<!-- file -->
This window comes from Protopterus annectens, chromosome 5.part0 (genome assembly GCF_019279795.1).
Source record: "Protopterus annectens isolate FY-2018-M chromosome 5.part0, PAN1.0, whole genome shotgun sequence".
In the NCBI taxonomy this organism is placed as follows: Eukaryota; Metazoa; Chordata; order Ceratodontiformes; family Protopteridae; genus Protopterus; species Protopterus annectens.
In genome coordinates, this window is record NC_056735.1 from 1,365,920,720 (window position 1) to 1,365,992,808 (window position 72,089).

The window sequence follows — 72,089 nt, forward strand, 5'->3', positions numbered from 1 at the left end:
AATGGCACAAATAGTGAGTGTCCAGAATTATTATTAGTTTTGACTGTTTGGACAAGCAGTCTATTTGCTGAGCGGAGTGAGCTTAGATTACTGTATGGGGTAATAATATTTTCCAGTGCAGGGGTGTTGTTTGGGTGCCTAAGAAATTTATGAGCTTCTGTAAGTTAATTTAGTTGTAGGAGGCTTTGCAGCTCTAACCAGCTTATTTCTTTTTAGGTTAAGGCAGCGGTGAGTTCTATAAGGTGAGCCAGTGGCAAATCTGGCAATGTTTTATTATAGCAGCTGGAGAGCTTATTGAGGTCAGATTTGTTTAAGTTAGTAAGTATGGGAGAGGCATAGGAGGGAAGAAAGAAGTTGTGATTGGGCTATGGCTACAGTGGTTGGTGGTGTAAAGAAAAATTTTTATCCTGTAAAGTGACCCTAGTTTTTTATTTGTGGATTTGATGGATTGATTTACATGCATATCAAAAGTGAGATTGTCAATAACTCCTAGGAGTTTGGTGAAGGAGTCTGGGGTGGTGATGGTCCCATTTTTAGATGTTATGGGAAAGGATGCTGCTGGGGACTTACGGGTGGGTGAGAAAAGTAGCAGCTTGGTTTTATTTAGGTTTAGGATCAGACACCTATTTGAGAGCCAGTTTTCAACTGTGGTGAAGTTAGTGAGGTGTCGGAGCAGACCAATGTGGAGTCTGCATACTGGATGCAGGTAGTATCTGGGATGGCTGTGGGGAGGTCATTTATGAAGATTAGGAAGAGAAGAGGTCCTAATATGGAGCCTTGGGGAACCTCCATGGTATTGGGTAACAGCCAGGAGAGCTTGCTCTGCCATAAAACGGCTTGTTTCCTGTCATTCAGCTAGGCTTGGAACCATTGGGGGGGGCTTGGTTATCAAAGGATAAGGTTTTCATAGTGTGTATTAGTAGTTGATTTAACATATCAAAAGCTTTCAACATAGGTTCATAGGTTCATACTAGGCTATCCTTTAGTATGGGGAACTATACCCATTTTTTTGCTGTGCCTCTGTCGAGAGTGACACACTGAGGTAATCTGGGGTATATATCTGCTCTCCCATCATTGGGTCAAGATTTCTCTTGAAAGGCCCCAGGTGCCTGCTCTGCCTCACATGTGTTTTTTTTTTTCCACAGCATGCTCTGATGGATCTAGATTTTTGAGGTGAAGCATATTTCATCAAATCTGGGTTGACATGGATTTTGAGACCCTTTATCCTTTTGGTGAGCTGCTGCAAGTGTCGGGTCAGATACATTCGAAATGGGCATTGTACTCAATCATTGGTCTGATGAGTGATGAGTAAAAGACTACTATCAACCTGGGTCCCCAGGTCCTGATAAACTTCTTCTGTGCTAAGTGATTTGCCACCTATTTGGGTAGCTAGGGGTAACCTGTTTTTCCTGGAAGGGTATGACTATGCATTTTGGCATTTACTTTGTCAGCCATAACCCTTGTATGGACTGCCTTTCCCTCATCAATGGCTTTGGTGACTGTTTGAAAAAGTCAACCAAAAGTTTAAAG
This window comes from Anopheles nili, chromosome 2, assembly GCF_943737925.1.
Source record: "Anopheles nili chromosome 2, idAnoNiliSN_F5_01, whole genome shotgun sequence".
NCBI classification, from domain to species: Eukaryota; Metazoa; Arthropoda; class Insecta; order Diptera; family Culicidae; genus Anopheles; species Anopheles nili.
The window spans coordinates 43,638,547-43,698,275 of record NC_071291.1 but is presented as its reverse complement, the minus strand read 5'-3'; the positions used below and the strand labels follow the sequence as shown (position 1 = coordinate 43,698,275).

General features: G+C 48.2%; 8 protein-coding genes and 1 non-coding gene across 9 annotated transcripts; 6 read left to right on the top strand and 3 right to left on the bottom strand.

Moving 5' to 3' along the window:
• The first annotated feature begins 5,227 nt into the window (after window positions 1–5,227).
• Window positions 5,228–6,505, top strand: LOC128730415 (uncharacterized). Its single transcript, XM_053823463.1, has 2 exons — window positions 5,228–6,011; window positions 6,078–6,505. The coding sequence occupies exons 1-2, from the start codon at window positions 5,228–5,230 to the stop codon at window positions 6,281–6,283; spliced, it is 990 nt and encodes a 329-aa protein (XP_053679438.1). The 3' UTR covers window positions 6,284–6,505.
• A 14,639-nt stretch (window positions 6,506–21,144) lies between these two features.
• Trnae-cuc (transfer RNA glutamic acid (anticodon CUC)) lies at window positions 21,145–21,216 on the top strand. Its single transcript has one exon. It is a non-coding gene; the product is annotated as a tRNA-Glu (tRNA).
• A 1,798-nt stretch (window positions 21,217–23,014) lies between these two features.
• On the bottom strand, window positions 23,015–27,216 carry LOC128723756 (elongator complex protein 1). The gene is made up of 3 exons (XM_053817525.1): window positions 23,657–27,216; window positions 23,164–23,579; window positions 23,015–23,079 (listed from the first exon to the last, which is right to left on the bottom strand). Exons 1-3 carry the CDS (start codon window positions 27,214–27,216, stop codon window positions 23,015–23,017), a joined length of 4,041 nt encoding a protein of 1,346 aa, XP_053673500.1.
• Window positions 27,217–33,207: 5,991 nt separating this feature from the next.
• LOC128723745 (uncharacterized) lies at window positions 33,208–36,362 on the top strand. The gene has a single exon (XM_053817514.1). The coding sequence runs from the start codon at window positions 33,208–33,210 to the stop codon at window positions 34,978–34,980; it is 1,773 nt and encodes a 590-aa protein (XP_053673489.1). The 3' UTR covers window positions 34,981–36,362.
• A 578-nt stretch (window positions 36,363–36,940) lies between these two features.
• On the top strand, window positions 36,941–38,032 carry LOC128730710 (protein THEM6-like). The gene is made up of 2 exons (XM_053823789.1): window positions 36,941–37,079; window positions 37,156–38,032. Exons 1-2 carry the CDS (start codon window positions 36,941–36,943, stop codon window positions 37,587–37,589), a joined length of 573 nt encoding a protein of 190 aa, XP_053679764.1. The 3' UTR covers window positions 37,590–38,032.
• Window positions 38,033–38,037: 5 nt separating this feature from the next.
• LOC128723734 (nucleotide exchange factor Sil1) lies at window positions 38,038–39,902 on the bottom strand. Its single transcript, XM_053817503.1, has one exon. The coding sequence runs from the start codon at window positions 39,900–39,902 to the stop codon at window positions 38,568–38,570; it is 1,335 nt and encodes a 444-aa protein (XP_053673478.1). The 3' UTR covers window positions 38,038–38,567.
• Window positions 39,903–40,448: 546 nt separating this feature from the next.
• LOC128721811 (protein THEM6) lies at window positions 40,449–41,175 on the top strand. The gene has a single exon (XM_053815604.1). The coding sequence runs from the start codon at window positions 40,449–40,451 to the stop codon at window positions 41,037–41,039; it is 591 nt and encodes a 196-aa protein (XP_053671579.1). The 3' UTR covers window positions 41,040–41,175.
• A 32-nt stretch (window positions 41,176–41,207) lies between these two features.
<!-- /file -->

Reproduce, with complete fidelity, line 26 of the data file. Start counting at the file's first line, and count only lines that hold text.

• LOC128721811 (protein THEM6) lies at window positions 40,449–41,175 on the top strand. The gene has a single exon (XM_053815604.1). The coding sequence runs from the start codon at window positions 40,449–40,451 to the stop codon at window positions 41,037–41,039; it is 591 nt and encodes a 196-aa protein (XP_053671579.1). The 3' UTR covers window positions 41,040–41,175.